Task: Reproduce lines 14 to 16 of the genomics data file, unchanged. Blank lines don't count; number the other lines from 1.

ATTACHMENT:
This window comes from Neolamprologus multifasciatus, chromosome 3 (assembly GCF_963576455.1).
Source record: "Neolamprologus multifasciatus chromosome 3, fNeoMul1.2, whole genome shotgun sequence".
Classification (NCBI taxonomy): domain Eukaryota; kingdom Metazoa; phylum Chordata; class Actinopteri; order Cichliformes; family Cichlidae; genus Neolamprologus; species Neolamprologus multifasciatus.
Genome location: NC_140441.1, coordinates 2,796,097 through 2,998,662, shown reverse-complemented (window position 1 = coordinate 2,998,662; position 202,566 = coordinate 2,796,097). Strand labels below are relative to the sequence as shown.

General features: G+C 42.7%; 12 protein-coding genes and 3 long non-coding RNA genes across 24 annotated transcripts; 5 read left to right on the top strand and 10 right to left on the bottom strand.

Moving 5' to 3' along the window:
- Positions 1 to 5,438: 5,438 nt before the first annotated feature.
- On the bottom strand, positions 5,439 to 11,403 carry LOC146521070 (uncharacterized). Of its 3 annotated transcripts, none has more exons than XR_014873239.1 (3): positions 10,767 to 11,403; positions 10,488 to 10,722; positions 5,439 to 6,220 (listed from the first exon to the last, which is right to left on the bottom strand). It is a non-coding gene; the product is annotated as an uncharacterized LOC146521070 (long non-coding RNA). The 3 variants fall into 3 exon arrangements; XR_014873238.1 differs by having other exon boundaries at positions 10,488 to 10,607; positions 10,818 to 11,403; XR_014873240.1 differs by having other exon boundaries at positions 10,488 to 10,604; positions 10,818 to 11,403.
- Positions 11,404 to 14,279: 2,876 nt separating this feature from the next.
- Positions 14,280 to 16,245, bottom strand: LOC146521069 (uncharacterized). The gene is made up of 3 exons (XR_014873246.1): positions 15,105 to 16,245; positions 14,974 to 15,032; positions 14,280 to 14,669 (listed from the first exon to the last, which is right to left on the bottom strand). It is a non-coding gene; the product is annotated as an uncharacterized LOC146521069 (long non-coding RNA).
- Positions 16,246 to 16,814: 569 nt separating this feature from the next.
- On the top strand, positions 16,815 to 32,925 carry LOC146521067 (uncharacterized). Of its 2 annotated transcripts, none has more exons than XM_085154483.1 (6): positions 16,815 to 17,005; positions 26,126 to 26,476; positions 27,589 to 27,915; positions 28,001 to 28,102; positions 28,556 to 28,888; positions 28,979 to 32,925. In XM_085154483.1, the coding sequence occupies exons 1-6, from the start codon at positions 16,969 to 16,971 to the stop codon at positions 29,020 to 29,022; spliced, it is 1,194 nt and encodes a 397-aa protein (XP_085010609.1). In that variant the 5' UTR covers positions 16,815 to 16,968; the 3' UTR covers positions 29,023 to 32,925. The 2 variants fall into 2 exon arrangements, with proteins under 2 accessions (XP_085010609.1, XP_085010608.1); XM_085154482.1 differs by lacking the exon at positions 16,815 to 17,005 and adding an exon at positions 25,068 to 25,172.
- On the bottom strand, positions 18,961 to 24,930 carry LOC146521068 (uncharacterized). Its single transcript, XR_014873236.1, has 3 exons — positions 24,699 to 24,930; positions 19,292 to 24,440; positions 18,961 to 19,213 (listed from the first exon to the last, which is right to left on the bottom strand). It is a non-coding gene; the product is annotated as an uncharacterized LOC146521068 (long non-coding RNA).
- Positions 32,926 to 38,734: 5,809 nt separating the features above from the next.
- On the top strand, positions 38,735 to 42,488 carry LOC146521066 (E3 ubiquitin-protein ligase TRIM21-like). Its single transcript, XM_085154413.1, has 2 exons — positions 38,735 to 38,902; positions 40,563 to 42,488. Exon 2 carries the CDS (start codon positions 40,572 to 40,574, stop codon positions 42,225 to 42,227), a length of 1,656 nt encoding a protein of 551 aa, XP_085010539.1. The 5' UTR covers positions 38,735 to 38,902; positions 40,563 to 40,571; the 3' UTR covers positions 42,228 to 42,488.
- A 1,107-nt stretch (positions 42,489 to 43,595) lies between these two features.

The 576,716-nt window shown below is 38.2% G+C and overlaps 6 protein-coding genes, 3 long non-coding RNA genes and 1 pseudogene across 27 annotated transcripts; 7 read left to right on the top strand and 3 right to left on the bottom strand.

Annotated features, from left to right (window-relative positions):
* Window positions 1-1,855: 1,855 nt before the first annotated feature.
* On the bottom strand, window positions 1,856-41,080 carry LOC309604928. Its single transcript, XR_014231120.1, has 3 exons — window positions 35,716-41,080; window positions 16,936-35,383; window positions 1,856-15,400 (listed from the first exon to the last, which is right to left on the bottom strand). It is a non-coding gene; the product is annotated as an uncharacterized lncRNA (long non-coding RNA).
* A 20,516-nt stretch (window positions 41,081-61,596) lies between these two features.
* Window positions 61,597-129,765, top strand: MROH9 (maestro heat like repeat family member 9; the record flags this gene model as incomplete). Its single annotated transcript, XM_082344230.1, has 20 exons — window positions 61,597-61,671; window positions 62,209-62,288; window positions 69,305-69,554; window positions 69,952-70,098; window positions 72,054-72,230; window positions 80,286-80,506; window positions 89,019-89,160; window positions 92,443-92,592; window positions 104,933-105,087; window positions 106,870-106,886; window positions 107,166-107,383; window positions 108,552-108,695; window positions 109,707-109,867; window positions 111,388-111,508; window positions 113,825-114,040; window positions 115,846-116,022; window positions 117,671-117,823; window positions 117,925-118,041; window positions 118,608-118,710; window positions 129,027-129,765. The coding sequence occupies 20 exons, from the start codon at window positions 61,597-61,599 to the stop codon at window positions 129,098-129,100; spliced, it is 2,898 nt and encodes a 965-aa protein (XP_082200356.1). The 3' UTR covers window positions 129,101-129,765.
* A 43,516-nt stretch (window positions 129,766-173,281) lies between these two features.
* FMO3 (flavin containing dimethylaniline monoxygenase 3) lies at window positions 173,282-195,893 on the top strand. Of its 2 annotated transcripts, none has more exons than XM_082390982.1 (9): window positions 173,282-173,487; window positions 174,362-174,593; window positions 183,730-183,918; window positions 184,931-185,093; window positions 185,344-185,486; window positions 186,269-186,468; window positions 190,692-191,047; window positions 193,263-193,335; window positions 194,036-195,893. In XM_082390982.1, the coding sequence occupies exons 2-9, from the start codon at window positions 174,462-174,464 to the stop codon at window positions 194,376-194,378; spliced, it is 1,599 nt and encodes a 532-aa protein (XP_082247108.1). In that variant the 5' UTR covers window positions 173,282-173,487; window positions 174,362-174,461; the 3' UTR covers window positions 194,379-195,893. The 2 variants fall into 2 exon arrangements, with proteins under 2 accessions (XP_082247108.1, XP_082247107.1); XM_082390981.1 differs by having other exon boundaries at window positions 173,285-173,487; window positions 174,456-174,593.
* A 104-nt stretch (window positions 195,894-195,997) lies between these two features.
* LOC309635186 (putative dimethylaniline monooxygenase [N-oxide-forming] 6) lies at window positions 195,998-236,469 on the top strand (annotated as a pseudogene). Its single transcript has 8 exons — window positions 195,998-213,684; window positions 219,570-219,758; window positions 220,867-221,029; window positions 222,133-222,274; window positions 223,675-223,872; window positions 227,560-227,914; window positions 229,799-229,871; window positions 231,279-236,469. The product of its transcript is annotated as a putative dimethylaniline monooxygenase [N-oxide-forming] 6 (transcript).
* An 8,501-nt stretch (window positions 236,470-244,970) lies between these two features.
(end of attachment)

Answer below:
- Positions 32,926 to 38,734: 5,809 nt separating the features above from the next.
- On the top strand, positions 38,735 to 42,488 carry LOC146521066 (E3 ubiquitin-protein ligase TRIM21-like). Its single transcript, XM_085154413.1, has 2 exons — positions 38,735 to 38,902; positions 40,563 to 42,488. Exon 2 carries the CDS (start codon positions 40,572 to 40,574, stop codon positions 42,225 to 42,227), a length of 1,656 nt encoding a protein of 551 aa, XP_085010539.1. The 5' UTR covers positions 38,735 to 38,902; positions 40,563 to 40,571; the 3' UTR covers positions 42,228 to 42,488.
- A 1,107-nt stretch (positions 42,489 to 43,595) lies between these two features.